Dragonflight – The Movie

/Film has the news that Anne McCaffrey’s first Dragonriders of Pern novel is being adapted for a film.  The adaptation is being done by David Hayter, X-Men and Watchmen screenwriter.

And the screaming begins in my skull.  I adore the world that Anne McCaffrey created in her novels and worry rather frantically how freaking bad this movie version could be. 

Book Reviews–Bunches of Board Books–The Second Bunch


Busy Elephants by John Schindel and Martin Harvey

The latest in the Busy Book series from Tricycle Press, this book features wonderfully crisp and clear photos of elephants.  Nicely, the photographs are also dynamic with elephants of different sizes interacting, running, splashing and blowing.  Get this into the hands of the smallest animal lovers.


Grandma Calls Me Gigglepie by J. D. Lester, illustrated by Hiroe Nakata

A third board book from the pair who gave us Mommy Calls Me Monkeypants and Daddy Calls Me Doodlebug.  The book moves through human and animal grandparents interacting with their grandchild and calling them a variety of suitable endearments.  This is an adorable concept that continues to work well due to the sweet illustrations and sentiments inside.


The Little Composter by Jan Gerardi

This lift-the-flap board book not only promotes composting but has an intriguing premise where the flaps conceal the remains of the eaten food.  A jaunty rhyme moves the book forward to the end where the worms start to do their work and the garden work begins.

All books reviewed from copies received from Random House.

Book Review–Where She Went by Gayle Forman


Where She Went by Gayle Forman

The sequel to If I Stay tells the story of what happened in the three years since the accident that killed Mia’s family and left her choosing between life and death.  The three years since Mia headed to Julliard and left Adam behind, completely.  Now Adam is a rock star living in LA, riding on the fame that his songs of heartbreak and anger created.  Songs that were inspired by his loss of Mia.  But the life of a rock star is not working out well for Adam.  He has to take medication to calm himself down, is no longer traveling or living with his band, and worries that he may have to leave music behind entirely.  In one final evening before he leaves on a long tour, the impossible happens and he meets up with Mia at one of her concerts.  The two of them explore Mia’s New York, and explore the accident and devastation that caused them to pull apart.

This sequel is just as beautifully written as the first book.  Forman excels at exploring emotion, writing it in such a way that it causes readers to feel it inside their own skin.  Without overwriting at all, Forman creates a lyrical and sparking prose that rings with truth and feelings.  In this second book, she explores betrayal, abandonment, grief and success. 

The characters have nicely grown since the first book, showing that the three years have changed them but not enough to leave readers behind.  These young adults bear the scars of their previous relationship, scars that imprint so many of their choices and reactions.  And then we have the city of New York, which is almost a character herself.  The background to the reunion that serves as action and adventure for the characters.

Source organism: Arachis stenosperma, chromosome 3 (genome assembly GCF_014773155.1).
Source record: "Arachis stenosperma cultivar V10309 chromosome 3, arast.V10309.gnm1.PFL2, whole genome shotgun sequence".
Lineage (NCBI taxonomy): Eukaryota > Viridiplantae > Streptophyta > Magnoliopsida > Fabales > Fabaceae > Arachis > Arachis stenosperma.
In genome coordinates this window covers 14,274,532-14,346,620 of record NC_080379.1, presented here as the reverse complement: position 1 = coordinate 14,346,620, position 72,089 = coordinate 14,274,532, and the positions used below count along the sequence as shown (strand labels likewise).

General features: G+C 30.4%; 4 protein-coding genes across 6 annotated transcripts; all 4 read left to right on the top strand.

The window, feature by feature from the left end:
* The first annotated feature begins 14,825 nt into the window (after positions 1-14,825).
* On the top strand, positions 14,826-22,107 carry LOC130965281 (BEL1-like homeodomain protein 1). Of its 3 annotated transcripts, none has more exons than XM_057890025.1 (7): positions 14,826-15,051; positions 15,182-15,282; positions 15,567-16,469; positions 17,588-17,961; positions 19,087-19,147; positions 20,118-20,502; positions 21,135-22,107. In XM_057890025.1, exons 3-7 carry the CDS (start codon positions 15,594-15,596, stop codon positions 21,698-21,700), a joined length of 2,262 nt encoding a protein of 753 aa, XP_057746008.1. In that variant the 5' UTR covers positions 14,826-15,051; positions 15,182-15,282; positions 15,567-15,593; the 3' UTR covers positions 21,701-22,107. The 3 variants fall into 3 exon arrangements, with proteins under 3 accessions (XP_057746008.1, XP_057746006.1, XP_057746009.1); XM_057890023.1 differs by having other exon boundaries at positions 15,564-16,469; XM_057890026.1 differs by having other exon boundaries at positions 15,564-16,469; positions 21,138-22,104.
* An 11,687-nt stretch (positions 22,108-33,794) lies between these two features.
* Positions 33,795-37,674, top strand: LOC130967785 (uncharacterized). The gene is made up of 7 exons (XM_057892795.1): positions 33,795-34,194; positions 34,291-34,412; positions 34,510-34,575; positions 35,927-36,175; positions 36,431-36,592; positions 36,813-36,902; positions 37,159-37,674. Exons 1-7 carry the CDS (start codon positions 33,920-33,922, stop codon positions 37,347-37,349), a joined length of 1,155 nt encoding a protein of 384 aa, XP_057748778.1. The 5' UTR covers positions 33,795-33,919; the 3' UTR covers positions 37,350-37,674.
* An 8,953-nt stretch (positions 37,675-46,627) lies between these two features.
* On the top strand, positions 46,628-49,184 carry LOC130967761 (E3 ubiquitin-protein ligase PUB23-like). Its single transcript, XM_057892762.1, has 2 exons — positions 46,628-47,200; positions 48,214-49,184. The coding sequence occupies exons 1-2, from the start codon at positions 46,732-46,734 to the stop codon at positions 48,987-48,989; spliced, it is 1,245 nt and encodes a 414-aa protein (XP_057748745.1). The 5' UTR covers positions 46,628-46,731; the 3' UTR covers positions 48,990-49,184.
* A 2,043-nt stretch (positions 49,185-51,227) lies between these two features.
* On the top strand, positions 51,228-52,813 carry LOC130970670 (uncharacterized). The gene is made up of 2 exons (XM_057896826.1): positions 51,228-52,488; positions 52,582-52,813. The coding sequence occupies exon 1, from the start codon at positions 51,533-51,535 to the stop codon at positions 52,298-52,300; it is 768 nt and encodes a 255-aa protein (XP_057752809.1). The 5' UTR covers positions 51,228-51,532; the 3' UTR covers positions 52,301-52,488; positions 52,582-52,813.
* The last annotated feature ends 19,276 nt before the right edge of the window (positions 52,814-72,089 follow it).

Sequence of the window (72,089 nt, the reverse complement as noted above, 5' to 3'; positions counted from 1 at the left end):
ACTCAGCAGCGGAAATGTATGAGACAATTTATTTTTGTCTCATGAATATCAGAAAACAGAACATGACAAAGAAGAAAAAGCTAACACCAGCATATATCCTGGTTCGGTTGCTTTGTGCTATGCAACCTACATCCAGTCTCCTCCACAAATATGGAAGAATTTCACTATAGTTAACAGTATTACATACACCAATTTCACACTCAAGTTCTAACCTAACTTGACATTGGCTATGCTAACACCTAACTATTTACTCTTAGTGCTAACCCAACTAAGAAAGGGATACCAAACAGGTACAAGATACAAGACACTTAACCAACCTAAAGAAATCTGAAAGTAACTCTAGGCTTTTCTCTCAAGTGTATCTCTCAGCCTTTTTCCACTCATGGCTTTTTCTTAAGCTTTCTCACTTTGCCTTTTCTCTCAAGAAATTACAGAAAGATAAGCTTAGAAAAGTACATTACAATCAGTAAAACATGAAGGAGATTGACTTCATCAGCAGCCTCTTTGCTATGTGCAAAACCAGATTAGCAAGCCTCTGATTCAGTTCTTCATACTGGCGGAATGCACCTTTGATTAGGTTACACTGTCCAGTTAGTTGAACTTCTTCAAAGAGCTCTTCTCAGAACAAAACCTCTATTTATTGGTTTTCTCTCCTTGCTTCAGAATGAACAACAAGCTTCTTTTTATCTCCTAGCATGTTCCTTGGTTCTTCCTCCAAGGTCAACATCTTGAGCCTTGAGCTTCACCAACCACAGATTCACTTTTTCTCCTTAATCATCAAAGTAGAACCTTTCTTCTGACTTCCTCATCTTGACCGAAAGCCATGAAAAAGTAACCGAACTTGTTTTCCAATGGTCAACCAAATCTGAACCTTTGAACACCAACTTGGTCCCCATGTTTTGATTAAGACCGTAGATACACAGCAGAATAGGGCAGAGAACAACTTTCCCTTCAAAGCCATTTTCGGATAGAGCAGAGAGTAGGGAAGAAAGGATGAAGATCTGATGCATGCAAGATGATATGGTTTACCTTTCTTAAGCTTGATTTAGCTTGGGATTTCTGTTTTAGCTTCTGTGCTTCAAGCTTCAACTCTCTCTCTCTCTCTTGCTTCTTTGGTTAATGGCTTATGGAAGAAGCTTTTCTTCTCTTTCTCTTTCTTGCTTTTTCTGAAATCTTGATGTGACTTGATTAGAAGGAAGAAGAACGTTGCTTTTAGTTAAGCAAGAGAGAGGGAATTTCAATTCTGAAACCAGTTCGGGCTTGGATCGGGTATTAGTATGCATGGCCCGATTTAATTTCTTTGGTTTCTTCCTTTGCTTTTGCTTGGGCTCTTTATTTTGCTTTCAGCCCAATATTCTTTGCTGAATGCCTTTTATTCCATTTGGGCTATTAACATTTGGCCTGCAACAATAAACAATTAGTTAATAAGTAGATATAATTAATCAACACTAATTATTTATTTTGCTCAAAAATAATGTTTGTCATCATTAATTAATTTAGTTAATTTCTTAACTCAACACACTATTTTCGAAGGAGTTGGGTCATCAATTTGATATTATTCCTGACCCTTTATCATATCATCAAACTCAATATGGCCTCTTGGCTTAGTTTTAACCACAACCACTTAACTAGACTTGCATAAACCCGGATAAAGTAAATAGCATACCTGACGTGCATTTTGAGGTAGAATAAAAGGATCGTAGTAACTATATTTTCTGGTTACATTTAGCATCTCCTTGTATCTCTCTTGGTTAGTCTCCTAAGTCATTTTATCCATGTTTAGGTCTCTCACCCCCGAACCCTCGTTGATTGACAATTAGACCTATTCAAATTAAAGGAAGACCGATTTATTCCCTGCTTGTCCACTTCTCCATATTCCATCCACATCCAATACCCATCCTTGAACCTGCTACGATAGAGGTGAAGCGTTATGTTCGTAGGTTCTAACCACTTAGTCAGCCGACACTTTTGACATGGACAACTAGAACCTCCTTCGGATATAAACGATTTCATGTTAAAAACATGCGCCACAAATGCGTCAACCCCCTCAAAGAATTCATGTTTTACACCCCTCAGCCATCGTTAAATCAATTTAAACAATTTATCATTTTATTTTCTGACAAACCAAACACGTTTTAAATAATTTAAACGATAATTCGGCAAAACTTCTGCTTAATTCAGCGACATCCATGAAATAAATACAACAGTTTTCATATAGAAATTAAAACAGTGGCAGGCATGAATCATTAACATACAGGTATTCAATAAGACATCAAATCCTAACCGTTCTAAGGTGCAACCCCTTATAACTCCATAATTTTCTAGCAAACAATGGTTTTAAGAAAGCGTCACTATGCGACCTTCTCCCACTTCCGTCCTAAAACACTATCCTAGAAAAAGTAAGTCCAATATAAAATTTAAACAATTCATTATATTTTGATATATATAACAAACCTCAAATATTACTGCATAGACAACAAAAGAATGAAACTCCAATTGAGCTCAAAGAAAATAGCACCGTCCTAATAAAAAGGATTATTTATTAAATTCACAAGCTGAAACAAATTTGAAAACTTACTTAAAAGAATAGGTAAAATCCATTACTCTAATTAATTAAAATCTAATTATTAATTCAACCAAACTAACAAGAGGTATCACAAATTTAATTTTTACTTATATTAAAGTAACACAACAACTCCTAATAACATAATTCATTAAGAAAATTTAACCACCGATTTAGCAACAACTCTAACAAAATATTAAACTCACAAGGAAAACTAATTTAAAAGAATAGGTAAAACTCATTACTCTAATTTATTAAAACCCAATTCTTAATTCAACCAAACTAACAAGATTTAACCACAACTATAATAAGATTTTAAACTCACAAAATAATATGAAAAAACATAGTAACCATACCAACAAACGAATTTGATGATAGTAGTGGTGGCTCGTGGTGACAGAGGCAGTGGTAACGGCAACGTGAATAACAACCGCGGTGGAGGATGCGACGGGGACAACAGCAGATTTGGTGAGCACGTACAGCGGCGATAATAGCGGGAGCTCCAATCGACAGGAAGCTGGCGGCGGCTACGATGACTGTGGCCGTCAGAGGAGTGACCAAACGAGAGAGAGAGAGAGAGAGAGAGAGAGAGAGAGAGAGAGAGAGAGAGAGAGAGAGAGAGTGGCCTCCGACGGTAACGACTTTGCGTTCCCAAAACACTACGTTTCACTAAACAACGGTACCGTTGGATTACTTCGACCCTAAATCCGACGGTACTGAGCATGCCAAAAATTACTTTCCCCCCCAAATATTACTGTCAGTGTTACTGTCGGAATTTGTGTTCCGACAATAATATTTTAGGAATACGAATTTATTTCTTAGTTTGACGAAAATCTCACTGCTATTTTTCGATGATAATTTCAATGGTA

A compelling, surprising and haunting sequel.  This is one that fans of If I Stay will be satisfied and enthralled by.  Appropriate for ages 16-18.

Reviewed from copy received from Penguin Young Readers Group.

Check out the book trailer:

Also reviewed by:

Children’s Book Council of Australia Short Lists

Here are the short lists for the 2011 CBCA Book  of the Year.  There are five different categories:

Older Readers


About a Girl by Joanne Horniman

Graffiti Moon by Cath Crowley

The Life of a Teenage Body-Snatcher by Doug MacLeod


The Midnight Zoo by Sonya Hartnett (available in US in September 2011)

The Piper’s Son by Melina Marchetta (available in US)

Six Impossible Things by Fiona Wood


Younger Readers


Duck for a Day by Meg McKinlay, illustrated by Leila Rudge

Henry Hoey Hobson by Christine Bongers

Just a Dog by Michael Gerard Bauer


The Red Wind by Isobelle Carmody

Toppling by Sally Murphy, illustrated by Rhian Nest James

Violet Mackerel’s Brilliant Plot by Anna Branford, illustrated by Sarah Davis


Early Childhood


The Deep End by Ursula Dubosarsky, illustrated by Mitch Vane

It’s Bedtime, William! by Deborah Niland

Look See, Look at Me! by Leonie Norrington, illustrated by Dee Huxley


Maudie and Bear by Jan Ormerod, illustrated by Freya Blackwood

Noni the Pony by Alison Lester

The Tall Man and the Twelve Babies by Tom Niland Champion & Kilmeny Niland, illustrated by Deborah Niland


Picture Book


Family Forest by Lucia Masciullo, written by Kim Kane

Hamlet by Nikki Greenberg

Mirror by Jeannie Baker


My Uncle’s Donkey by Tohby Riddle

Two Peas in a Pod by Chris McKimmie

Why I Love Australia by Bronwyn Bancroft


Eve Pownall Award for Information Books


Drawn from the Heart: A Memoir by Ron Brooks

Our World: Bardi Jaawi: Life at Ardiyooloon

Return of the Word Spy by Ursula Dubosarsky, illustrated by Tohby Riddle


Theme Parks, Playgrounds and Toys by Nicolas Brasch

Wicked Warriors and Evil Emperors by Alison Lloyd, illustrated by Terry Denton

Zero Hour: The Anzacs on the Western Front by Leon Davidson